place of business.
(Ex. C, ECF No. 14-2 at 22.)
Suki Zhang was
described as being “of suitable age and discretion.”
of the summons and complaint was sent by regular first class mail
to Ms. Chen at her place of business on February 11, 2016. Id.
Accordingly, service on Ms. Chen was in accordance with CPLR §
Statute of Limitations
Plaintiff brings six claims pursuant to both state and
federal wage laws.
“The statute of limitations for an FLSA claim
is two years, unless the violation is ‘willful,’ in which case it
is three years.”
Kuebel v. Black & Decker Inc., 643 F.3d 352, 366
(2d Cir. 2011) (citing 29 U.S.C. § 255(a)).
When a defendant
defaults, courts consider the violation “willful” and apply the
three-year statute of limitations.
Blue v. Finest Guard Servs.,
Inc., No. 09 CV 133, 2010 WL 2927398, at *11 (E.D.N.Y. June 24,
The statute of limitations starts to run when the employee
begins to work for the employer.
See Wicaksono v. XYZ 48 Corp.,
No. 10 CIV. 3635 LAK JCF, 2011 WL 2022644, at *3 (S.D.N.Y. May 2,
2011), R&R adopted by 2011 WL 2038973 (S.D.N.Y. May 24, 2011).
The statute of limitations under NYLL is six years.
NYLL § 663(3) and Lanzetta v. Florio’s Enters., Inc., 763 F. Supp.
2d 615, 622 (S.D.N.Y. 2011)).
Here, defendants defaulted and, therefore, the threeyear FLSA statute of limitations applies.
Plaintiff began working
with defendants in December 2013 and filed his complaint on January
As such, both plaintiff’s FLSA and NYLL claims are
Defendants are Covered by the FLSA and the NYLL
See Gomez v. El Rancho de Andres Carne de Tres Inc., No.
12-CV-1264 (CBA) (MDG), 2014 WL 1310296, at *3 (E.D.N.Y. Mar. 11,
The FLSA specifically applies only to employees: (1) who
are personally engaged in interstate commerce or in the production
of goods for interstate commerce or (2) who are employed by an
enterprise engaged in interstate commerce or in the production of
goods for interstate commerce. See 29 U.S.C. § 206(a), (b).
employee engages in commerce by “performing work involving or
related to the movement of persons or things.”
29 C.F.R. §
Plaintiff alleges that he worked in defendants’ factory
and also installed and delivered products to defendants’ customers
in New York, New Jersey and Connecticut.
(Compl., ECF 1 at ¶21.)
Accordingly, plaintiff has established that he was engaged in
See Herrera v. Tri-State Kitchen & Bath, Inc., No.14-
CV-1695 (ARR) (MDG), 2015 WL 1529653, at *3 (E.D.N.Y. Mar. 31,
2015) (concluding that plaintiffs who regularly worked in New York
and New Jersey established individual coverage under the FLSA);
Bowrin v. Catholic Guardian Soc’y, 417 F. Supp. 2d 449, 468-71
(S.D.N.Y. 2006) (concluding that plaintiffs who regularly traveled
across state lines in connection with their employment could
establish individual coverage).
Plaintiff also establishes enterprise coverage under the
An “enterprise” is an entity engaged in interstate commerce
that has no less than $500,000 in annual gross volume of sales.
See 29 U.S.C. § 203(s).
An enterprise is “engaged in commerce”
where it “has employees engaged in [interstate] commerce or in the
employees handling, selling or otherwise working on goods or
materials that have been moved in or produced for [interstate
defendant, is a cabinet manufacturing company offering its goods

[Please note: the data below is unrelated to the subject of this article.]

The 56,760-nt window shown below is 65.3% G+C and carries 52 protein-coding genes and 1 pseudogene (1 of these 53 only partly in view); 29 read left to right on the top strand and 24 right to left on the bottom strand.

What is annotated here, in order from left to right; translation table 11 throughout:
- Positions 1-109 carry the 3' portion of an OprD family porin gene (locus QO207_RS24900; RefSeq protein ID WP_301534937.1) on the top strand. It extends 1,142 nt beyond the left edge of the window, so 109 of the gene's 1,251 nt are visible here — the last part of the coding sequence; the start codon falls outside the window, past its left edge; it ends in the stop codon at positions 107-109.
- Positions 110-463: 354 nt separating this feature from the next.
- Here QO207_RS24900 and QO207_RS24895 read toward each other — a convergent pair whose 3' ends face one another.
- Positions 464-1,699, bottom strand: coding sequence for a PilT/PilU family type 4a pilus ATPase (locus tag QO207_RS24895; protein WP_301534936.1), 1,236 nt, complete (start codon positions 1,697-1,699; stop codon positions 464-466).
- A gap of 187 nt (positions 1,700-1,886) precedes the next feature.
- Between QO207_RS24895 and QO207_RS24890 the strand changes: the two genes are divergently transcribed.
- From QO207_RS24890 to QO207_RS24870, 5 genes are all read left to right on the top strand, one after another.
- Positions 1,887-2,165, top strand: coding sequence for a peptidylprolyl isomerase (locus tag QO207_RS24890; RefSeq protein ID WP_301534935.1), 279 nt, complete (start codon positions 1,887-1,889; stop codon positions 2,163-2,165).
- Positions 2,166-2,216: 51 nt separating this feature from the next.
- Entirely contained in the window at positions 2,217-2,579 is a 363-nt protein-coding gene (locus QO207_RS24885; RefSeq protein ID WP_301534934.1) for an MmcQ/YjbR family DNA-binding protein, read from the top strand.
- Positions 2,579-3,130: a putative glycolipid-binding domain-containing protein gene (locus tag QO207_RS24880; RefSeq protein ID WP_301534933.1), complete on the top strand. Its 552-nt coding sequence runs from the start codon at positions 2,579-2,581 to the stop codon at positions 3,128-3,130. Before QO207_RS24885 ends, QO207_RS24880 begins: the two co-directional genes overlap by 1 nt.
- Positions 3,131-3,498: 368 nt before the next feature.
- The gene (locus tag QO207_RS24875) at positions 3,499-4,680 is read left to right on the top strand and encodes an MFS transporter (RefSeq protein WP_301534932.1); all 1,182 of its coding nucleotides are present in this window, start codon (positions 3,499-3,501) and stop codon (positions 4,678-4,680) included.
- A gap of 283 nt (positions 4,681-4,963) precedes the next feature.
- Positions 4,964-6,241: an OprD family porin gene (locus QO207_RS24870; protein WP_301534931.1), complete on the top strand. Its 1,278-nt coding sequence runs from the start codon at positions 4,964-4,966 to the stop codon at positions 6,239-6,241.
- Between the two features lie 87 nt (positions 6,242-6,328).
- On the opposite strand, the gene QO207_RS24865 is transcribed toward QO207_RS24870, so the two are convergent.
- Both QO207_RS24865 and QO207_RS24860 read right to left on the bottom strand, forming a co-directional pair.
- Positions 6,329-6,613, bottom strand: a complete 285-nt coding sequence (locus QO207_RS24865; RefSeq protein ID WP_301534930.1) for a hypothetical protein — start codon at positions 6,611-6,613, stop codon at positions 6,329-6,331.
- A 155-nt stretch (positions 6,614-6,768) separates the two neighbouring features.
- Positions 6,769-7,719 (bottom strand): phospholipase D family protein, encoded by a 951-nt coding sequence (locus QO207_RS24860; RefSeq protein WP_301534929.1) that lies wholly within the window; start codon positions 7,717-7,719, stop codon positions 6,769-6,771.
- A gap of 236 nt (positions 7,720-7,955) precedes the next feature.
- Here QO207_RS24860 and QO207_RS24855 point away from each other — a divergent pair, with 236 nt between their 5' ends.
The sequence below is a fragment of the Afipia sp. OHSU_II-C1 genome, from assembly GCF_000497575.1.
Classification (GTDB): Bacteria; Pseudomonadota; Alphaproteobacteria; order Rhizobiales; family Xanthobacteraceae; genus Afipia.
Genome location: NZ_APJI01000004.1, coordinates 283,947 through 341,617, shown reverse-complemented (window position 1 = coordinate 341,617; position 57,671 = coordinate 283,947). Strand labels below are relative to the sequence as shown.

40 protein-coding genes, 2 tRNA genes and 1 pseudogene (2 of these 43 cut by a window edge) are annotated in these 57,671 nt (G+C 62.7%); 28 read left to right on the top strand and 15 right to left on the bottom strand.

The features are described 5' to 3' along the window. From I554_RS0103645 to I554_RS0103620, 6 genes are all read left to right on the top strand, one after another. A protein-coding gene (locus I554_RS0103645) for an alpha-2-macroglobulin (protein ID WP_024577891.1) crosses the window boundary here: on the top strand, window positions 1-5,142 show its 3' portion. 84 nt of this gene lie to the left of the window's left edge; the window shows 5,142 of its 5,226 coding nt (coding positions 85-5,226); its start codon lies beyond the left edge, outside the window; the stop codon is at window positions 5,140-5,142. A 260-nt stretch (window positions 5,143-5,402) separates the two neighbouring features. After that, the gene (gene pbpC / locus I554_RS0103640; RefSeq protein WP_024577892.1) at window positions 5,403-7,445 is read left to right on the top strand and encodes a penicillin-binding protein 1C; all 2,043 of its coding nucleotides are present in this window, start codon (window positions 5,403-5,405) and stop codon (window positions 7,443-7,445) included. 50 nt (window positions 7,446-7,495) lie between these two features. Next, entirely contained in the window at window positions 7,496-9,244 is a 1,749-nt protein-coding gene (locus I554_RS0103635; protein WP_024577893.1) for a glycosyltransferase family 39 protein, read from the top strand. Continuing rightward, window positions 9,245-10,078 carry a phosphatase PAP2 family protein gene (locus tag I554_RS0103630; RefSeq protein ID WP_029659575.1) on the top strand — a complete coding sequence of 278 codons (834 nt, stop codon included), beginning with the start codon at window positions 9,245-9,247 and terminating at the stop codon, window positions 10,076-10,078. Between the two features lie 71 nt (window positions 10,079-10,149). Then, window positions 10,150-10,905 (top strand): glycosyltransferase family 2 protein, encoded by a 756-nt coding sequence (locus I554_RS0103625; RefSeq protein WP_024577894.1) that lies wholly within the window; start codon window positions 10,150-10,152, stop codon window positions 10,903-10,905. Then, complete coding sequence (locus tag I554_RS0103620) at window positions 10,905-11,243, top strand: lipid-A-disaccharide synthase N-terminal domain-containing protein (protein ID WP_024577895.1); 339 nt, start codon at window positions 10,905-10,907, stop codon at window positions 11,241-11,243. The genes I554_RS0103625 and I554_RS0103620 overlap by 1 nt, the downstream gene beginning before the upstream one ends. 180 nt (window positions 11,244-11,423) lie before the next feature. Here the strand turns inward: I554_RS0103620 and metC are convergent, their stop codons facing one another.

and services, at least to customers in New York, New Jersey and
It has gross annual sales exceeding $500,000.000.
Accordingly, it is an enterprise engaged in interstate commerce
and is covered under the FLSA.
See Boutros v. JTC Painting &
Decorating Corp., 989 F. Supp. 2d 281, 284-85 (S.D.N.Y. 2013)
(holding that an allegation that the corporate defendant services
the “New York Tri–State area” supports finding that enterprise
“The NYLL is the state analogue to the federal FLSA.
Although the NYLL does not require a plaintiff to show either a
nexus with interstate commerce or that the employer has any minimum
amount of sales, it otherwise mirrors the FLSA in most aspects.”
Herrera, 2015 WL 1529653, at *4 (citing Chun Jie Yun v. Kim, 2008
WL 906736, at *4 (E.D.N.Y. Apr. 1, 2008)).
plaintiff has alleged sufficient facts establishing that he and
defendants are covered by the FLSA, they are also covered by the
See Herrera, 2015 WL 1529653, at *3-*4.
Defendants are Employers Under the FLSA and the NYLL
The FLSA broadly defines an “employer” as “any person
acting directly or indirectly in the interest of an employer in
relation to an employee.” 29 U.S.C. § 203(d).
alleged that he worked for DNC in its factory, and delivered and
installed DNC’s products to its customers in New York, New Jersey
and in Connecticut.
Therefore, plaintiff has established that DNC
is an employer under the FLSA and the NYLL. See Herrera, 2015 WL
1529653, at *3-*4.
The court next considers individual defendant Chen’s
liability under the FLSA and the NYLL.
In Carter v. Dutchess
Cmty. Coll., 735 F.2d 8 (2d Cir. 1984), the Second Circuit outlined
a multi-factor test to determine the “economic reality” of an
“employment relationship” between an individual defendant and an
See id at 12; see also Irizarry v. Catsimatidis,
722 F.3d 99, 103-05 (2d Cir. 2013) (describing the Carter factors
in determining an individual defendant’s liability for an FLSA
The factors relevant to this assessment include
“whether the alleged employer (1) had the power to hire and fire
schedules or conditions of employment, (3) determined the rate and
method of payment’ and (4) maintained employment records.”
Irizarry, 722 F.3d at 103-05 (quoting Carter, 735 F.2d at 12).
“No one of these factors is dispositive, nor [are] they, as a
Barfield v. N.Y. City Health & Hosps. Corp.,
537 F.3d 132, 142-43 (2d Cir. 2008) (describing the employeremployee
independent contractors and employees) (quoting Brock v. Superior